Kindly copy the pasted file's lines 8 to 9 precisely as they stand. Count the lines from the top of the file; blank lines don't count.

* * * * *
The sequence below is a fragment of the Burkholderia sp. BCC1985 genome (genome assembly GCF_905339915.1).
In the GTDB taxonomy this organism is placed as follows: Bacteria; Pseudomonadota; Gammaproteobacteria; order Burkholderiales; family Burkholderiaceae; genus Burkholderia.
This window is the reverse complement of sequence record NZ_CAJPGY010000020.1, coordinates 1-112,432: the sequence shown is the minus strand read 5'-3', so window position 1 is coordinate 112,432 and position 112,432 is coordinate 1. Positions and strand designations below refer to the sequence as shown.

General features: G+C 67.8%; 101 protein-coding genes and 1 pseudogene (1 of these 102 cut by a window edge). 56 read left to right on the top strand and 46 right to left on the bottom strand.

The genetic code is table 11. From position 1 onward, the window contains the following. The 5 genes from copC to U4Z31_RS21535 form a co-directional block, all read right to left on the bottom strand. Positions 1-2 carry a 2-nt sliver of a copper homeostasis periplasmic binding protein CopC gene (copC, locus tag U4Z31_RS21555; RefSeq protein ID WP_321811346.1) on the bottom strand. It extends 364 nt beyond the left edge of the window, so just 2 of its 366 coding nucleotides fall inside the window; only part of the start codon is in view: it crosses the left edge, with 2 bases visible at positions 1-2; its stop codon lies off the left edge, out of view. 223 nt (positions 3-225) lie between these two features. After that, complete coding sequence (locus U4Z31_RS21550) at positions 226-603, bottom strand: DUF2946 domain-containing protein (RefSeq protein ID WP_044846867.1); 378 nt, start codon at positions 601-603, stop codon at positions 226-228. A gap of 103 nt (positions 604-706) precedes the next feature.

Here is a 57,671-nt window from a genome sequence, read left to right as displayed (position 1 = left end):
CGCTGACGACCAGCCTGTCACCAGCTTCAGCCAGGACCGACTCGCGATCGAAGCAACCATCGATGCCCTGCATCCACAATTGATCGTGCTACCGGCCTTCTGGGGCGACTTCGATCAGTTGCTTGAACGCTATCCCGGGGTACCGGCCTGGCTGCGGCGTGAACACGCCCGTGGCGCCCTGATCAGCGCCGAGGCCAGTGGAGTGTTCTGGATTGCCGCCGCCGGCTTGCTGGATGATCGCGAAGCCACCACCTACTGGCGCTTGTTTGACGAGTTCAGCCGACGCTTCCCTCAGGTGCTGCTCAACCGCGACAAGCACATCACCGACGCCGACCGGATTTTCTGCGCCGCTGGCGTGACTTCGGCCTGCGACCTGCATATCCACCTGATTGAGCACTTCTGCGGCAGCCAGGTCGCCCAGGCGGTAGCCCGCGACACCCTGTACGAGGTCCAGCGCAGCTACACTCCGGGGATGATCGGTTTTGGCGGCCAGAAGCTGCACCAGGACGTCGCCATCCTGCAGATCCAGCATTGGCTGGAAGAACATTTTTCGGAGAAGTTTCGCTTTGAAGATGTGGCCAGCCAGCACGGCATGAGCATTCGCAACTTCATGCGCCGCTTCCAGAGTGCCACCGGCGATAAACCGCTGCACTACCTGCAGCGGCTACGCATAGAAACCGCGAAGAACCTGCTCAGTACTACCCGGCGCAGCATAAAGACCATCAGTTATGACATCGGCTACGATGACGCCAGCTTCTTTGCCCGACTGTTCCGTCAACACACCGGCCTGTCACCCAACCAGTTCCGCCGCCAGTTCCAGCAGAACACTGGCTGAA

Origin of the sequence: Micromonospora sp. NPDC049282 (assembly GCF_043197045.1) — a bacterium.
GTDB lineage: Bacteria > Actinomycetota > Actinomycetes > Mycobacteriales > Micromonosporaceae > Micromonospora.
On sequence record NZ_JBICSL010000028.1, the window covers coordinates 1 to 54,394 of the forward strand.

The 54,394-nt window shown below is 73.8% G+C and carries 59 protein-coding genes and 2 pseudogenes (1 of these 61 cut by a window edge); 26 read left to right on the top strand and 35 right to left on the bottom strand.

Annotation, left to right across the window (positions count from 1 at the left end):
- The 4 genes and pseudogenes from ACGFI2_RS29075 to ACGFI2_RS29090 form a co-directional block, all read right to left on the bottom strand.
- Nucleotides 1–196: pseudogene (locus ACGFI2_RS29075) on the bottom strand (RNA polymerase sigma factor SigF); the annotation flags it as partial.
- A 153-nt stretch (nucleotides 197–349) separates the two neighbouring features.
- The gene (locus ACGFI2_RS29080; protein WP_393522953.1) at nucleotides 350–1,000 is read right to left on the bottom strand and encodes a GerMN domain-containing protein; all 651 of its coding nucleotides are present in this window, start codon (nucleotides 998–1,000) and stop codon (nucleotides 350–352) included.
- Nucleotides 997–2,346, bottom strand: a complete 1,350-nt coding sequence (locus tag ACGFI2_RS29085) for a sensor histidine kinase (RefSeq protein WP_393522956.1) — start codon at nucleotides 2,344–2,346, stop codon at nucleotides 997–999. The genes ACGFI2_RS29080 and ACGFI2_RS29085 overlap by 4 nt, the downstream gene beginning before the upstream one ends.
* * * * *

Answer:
Origin of the sequence: Micromonospora sp. NPDC049282 (assembly GCF_043197045.1) — a bacterium.
GTDB lineage: Bacteria > Actinomycetota > Actinomycetes > Mycobacteriales > Micromonosporaceae > Micromonospora.